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anonymous

  • 4 years ago

Integration problem: If I Integrate this \[\ \int\frac{y}{(y+1)^2}dy \] using integration by parts I get:\[\frac{-y}{y+1}+ln(y+1) \] but if I do this: \[\ \int\frac{y}{(y+1)^2}dy \] \[\ \int\frac{y+1}{(y+1)^2} -\frac{1}{(y+1)^2}dy \]and integrate I get \[\ \frac{1}{y+1} +ln(y+1)\] Sooo, what did I do wrong, what am I missing?

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  1. anonymous
    • 4 years ago
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    Dude can't you see both are one and the same thing

  2. anonymous
    • 4 years ago
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    Write -y as -y+1-1 see

  3. anonymous
    • 4 years ago
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    the second one is correct

  4. lalaly
    • 4 years ago
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    id prefer to use partial fractions or the second method u used

  5. anonymous
    • 4 years ago
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    no need for integration by parts here

  6. anonymous
    • 4 years ago
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    Just add constant of integration to both you would be surprised that after carring out what i just said you find same function with different constant of integration.... A result is consistent with what you expect out of an indefinite integration

  7. anonymous
    • 4 years ago
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    Method never changes the result it just changes the convinence of solving...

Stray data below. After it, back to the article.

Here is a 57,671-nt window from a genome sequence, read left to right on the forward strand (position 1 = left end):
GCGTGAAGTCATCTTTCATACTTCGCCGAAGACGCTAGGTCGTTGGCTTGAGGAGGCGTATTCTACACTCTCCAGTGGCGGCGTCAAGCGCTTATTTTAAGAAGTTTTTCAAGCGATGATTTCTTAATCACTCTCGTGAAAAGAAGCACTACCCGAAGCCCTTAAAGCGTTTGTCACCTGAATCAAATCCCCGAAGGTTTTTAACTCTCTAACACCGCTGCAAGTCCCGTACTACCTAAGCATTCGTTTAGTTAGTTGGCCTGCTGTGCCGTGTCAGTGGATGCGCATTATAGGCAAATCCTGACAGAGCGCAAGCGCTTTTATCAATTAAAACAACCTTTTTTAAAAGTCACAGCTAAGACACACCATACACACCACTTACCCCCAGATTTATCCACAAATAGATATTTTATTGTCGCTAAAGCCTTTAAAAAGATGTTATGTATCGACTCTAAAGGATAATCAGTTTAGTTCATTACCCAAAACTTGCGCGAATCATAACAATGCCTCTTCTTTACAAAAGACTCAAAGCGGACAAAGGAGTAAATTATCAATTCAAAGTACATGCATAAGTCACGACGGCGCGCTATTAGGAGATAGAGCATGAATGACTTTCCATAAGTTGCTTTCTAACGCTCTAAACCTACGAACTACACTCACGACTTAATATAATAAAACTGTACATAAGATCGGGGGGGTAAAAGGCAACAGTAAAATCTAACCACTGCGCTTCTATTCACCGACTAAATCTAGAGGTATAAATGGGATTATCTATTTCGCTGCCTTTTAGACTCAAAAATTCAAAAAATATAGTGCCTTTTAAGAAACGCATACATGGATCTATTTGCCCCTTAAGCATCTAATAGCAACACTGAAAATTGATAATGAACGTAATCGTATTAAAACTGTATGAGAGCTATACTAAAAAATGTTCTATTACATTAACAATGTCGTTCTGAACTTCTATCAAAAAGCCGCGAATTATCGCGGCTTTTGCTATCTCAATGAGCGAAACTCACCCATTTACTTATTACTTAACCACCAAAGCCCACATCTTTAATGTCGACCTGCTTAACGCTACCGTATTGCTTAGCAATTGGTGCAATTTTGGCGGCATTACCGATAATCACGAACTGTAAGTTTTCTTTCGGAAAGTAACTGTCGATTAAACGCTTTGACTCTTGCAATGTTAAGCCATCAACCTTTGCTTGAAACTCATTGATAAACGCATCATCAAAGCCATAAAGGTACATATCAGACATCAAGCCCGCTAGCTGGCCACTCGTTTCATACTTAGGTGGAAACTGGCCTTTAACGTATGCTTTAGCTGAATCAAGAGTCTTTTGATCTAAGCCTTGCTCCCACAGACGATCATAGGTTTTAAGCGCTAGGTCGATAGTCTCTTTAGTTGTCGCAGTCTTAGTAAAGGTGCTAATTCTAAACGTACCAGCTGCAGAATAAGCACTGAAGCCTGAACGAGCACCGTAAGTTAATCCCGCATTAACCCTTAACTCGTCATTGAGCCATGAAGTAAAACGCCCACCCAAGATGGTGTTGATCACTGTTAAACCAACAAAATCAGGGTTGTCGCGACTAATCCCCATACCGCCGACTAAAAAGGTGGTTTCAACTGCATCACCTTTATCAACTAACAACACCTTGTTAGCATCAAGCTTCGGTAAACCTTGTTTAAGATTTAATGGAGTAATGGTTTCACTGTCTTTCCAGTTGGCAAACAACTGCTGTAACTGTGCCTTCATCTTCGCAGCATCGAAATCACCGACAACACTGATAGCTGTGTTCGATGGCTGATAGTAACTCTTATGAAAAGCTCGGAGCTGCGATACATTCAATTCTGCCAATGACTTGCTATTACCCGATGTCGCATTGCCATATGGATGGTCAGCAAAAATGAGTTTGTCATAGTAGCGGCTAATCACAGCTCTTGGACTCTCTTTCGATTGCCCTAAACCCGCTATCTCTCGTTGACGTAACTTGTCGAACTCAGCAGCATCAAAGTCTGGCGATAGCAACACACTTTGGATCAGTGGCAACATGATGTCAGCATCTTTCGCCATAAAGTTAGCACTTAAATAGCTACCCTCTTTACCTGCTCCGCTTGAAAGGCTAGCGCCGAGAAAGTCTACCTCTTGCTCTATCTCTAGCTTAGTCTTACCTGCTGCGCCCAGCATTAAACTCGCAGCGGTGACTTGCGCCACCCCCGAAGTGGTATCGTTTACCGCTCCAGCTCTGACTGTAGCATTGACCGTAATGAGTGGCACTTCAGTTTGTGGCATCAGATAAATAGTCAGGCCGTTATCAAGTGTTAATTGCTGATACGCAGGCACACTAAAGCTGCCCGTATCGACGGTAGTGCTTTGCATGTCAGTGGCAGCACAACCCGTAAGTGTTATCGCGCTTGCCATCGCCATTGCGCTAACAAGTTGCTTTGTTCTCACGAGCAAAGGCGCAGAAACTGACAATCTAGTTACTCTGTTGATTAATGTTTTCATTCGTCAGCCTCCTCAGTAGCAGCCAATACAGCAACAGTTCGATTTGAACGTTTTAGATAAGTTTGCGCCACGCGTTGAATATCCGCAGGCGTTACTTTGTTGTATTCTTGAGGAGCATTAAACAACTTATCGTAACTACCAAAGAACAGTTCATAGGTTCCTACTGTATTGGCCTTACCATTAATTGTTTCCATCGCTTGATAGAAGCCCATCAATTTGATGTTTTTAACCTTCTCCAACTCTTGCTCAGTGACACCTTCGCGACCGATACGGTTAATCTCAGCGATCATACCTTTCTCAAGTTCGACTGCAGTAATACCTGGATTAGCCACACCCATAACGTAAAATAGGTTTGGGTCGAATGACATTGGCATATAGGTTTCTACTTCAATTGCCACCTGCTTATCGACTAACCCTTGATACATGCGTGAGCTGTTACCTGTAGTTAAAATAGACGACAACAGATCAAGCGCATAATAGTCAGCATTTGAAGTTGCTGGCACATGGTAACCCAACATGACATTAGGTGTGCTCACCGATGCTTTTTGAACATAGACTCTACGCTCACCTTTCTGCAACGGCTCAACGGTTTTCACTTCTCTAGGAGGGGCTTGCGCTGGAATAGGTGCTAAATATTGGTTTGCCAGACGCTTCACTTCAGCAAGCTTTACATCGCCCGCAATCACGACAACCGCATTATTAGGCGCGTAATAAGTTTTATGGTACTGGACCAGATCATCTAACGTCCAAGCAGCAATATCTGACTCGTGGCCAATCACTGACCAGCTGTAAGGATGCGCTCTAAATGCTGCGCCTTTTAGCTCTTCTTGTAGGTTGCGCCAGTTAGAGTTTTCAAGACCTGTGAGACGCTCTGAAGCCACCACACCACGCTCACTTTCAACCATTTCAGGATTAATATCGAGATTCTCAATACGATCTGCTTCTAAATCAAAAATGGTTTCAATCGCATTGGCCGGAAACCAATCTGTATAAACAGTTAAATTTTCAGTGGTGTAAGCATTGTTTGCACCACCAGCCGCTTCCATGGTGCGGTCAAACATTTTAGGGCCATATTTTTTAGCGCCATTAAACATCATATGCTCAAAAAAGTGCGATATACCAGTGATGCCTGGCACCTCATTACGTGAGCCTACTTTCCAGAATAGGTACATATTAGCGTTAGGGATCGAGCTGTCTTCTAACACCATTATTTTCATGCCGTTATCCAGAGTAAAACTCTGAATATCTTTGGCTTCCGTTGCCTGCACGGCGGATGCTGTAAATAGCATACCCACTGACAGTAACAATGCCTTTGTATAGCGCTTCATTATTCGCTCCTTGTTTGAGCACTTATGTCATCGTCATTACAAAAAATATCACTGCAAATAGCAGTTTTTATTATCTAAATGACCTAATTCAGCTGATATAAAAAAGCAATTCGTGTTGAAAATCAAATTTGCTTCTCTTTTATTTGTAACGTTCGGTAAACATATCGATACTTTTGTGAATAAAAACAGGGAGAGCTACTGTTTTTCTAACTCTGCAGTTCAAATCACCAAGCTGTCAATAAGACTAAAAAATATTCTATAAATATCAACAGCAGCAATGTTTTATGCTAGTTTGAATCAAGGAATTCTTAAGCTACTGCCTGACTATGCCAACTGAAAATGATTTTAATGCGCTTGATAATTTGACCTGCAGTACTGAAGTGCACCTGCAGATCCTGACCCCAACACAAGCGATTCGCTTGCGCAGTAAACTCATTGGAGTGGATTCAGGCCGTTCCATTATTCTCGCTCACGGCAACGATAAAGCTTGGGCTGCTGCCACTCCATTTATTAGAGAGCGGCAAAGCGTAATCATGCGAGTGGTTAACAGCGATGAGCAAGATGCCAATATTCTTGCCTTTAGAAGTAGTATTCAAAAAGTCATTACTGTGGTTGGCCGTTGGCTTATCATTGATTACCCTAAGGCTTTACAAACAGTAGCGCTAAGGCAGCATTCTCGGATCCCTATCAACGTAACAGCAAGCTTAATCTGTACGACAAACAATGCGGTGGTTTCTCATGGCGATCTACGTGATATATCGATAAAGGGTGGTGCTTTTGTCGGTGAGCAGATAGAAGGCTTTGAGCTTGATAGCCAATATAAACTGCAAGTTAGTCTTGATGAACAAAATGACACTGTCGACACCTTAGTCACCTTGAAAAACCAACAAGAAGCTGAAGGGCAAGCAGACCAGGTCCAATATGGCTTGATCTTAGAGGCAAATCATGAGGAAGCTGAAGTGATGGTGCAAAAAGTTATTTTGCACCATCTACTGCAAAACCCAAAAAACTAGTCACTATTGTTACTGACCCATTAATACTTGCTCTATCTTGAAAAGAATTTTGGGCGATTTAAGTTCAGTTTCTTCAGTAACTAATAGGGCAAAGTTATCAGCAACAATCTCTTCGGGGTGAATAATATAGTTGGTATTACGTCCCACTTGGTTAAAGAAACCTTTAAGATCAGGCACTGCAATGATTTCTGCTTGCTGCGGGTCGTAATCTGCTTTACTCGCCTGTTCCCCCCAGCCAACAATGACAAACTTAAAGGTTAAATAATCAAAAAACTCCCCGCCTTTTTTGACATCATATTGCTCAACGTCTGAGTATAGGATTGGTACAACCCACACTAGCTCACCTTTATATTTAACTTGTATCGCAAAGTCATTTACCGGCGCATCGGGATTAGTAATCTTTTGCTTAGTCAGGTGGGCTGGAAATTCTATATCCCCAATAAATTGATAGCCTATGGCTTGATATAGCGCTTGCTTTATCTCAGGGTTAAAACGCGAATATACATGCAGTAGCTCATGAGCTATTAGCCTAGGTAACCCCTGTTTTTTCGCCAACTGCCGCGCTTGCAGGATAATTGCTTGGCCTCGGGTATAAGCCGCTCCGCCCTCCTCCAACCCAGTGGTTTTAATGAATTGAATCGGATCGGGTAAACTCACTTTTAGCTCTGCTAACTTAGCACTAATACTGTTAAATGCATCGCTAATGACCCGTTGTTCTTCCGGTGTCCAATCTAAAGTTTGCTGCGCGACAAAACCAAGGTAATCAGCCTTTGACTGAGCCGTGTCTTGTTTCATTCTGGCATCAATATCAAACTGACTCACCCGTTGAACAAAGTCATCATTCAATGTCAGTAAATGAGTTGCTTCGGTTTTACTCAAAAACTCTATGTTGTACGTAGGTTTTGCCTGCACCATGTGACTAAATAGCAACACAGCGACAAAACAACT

8. anonymous
    • 4 years ago
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    Ah yes, thank you very much, this is actually a part of a bigger problem (a differential equation with given initial conditions) I didn't get the same constant C for the particular solution so i got confused, but it all works out nicely :D.

  9. anonymous
    • 4 years ago
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    "I didn't get the same constant C" like they got in the book.

  10. anonymous
    • 4 years ago
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    you said it's part of a bigger problem...my instructor spent 30 min today stressing on the importance of adding the C right away cuz waiting til the end will change it completely. for ex: dy/dx=y...add C right away and you get y=Ce^x instead of y=e^x+C

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spraguer (Moderator)
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